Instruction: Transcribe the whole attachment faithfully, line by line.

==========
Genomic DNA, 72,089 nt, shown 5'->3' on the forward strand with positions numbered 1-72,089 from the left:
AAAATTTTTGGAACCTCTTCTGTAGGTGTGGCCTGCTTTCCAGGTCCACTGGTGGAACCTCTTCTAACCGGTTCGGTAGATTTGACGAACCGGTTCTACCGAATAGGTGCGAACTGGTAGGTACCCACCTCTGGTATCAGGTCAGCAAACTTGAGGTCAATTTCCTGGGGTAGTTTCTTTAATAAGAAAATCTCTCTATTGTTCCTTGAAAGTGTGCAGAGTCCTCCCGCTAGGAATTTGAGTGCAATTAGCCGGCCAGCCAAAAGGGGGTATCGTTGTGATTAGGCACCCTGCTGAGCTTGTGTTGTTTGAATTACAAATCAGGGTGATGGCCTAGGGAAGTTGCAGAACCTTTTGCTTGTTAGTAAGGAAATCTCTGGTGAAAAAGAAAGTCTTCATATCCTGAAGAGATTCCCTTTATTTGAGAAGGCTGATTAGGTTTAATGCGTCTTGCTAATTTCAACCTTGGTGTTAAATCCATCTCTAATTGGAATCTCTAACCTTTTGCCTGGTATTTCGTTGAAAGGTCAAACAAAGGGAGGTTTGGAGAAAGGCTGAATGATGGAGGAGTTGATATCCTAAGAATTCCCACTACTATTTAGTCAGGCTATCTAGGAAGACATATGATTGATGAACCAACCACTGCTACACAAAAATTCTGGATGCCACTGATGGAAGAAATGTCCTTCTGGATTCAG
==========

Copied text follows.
Genomic DNA, 72,089 nt, shown 5'->3' on the forward strand with positions numbered 1-72,089 from the left:
AAAATTTTTGGAACCTCTTCTGTAGGTGTGGCCTGCTTTCCAGGTCCACTGGTGGAACCTCTTCTAACCGGTTCGGTAGATTTGACGAACCGGTTCTACCGAATAGGTGCGAACTGGTAGGTACCCACCTCTGGTATCAGGTCAGCAAACTTGAGGTCAATTTCCTGGGGTAGTTTCTTTAATAAGAAAATCTCTCTATTGTTCCTTGAAAGTGTGCAGAGTCCTCCCGCTAGGAATTTGAGTGCAATTAGCCGGCCAGCCAAAAGGGGGTATCGTTGTGATTAGGCACCCTGCTGAGCTTGTGTTGTTTGAATTACAAATCAGGGTGATGGCCTAGGGAAGTTGCAGAACCTTTTGCTTGTTAGTAAGGAAATCTCTGGTGAAAAAGAAAGTCTTCATATCCTGAAGAGATTCCCTTTATTTGAGAAGGCTGATTAGGTTTAATGCGTCTTGCTAATTTCAACCTTGGTGTTAAATCCATCTCTAATTGGAATCTCTAACCTTTTGCCTGGTATTTCGTTGAAAGGTCAAACAAAGGGAGGTTTGGAGAAAGGCTGAATGATGGAGGAGTTGATATCCTAAGAATTCCCACTACTATTTAGTCAGGCTATCTAGGAAGACATATGATTGATGAACCAACCACTGCTACACAAAAATTCTGGATGCCACTGATGGAAGAAATGTCCTTCTGGATTCAG